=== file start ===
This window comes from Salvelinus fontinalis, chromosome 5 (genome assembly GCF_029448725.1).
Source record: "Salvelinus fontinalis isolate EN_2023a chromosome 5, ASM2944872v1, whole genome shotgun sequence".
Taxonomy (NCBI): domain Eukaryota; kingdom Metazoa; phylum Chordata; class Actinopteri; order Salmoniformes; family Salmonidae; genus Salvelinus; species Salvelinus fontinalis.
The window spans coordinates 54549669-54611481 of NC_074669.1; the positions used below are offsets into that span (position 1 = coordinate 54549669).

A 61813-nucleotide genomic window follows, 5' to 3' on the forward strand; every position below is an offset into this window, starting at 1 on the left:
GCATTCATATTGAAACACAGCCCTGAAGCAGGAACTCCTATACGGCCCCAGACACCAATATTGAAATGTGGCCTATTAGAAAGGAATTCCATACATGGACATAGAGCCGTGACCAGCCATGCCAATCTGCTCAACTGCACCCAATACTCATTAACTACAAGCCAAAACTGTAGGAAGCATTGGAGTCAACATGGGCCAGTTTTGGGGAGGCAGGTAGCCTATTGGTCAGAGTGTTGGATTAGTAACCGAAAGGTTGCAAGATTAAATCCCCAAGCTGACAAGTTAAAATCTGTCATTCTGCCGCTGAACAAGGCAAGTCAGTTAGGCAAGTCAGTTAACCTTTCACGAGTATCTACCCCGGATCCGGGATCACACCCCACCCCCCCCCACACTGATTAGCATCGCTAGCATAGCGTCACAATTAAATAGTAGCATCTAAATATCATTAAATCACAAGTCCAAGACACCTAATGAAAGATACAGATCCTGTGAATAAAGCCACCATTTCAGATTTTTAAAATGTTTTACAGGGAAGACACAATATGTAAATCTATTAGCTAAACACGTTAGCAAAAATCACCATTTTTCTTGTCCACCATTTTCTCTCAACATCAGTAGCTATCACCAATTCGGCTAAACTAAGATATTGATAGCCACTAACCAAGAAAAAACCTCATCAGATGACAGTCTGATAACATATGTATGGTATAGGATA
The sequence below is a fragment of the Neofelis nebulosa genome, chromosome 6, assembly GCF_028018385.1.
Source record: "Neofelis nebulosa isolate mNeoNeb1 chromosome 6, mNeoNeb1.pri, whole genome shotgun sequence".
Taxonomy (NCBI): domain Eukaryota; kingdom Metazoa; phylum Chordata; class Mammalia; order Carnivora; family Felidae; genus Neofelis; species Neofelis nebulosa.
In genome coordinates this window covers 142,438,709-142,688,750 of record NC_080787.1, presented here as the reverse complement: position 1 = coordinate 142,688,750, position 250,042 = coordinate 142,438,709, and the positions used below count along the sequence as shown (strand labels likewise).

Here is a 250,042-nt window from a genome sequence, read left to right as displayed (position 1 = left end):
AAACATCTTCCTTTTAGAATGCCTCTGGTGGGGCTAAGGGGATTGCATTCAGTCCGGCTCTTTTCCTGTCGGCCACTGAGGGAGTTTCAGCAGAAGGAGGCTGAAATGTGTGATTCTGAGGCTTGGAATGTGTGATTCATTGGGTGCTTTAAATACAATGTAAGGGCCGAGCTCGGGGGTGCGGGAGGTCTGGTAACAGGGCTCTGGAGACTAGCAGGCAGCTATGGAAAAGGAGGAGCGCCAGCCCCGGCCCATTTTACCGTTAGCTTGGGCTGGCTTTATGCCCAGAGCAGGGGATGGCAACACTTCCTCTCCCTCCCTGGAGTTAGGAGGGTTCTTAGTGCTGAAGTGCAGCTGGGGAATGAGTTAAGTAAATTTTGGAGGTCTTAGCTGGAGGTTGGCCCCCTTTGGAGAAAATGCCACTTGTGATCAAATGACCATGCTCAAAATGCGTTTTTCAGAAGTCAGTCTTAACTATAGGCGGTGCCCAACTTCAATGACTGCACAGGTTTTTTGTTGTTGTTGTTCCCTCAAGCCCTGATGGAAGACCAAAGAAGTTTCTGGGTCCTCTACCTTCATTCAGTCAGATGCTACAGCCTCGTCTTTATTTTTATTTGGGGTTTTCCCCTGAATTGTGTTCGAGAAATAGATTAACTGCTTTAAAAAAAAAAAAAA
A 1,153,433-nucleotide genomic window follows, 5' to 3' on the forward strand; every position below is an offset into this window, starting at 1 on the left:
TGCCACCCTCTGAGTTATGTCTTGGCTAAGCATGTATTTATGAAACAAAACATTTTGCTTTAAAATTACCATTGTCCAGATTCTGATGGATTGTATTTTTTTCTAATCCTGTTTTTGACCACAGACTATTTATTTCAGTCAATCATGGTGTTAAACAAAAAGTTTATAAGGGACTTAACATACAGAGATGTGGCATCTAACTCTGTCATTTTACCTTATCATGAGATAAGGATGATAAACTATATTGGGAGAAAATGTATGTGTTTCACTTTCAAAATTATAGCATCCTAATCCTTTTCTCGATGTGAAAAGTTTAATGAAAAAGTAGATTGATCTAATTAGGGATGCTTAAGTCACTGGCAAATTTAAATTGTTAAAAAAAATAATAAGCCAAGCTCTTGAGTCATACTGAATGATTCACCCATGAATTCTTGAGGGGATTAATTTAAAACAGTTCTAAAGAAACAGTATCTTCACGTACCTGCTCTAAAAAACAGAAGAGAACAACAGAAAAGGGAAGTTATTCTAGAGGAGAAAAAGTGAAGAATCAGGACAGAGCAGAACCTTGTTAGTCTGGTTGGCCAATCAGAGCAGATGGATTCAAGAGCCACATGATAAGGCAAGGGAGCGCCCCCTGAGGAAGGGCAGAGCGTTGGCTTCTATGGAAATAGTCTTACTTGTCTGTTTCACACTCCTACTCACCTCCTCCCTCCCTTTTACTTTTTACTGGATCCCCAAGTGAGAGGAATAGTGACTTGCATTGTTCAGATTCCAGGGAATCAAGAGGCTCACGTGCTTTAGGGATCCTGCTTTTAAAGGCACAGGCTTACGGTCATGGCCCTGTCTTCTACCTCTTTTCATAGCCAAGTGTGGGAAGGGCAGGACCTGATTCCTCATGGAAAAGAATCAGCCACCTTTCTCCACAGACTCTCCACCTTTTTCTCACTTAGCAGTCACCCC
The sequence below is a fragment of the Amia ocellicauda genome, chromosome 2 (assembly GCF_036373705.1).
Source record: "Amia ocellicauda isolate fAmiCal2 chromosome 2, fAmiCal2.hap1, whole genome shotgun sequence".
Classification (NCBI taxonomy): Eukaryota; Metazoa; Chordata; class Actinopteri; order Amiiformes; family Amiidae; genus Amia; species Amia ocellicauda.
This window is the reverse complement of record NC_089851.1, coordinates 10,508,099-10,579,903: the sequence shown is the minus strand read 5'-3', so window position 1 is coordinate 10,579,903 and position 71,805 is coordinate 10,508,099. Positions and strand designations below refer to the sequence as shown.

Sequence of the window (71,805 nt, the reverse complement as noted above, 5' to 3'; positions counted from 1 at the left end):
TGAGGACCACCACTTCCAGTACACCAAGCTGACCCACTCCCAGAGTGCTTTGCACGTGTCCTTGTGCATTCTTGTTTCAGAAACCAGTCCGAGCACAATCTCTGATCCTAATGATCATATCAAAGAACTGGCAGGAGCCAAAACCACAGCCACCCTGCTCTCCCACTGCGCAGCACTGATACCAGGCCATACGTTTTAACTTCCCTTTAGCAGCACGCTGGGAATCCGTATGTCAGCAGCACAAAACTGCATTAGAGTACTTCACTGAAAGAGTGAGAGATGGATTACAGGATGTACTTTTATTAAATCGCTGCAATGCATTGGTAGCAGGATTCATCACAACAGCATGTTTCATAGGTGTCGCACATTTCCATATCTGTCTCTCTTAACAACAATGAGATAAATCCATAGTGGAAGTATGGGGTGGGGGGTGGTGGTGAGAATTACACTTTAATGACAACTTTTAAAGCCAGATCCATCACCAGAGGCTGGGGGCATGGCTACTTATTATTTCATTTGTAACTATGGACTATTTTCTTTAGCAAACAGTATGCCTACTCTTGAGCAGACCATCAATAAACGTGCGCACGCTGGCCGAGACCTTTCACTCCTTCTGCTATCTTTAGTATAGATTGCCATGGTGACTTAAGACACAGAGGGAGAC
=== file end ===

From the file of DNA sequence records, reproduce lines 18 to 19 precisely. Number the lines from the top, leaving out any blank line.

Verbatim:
This window is the reverse complement of record NC_089851.1, coordinates 10,508,099-10,579,903: the sequence shown is the minus strand read 5'-3', so window position 1 is coordinate 10,579,903 and position 71,805 is coordinate 10,508,099. Positions and strand designations below refer to the sequence as shown.

Sequence of the window (71,805 nt, the reverse complement as noted above, 5' to 3'; positions counted from 1 at the left end):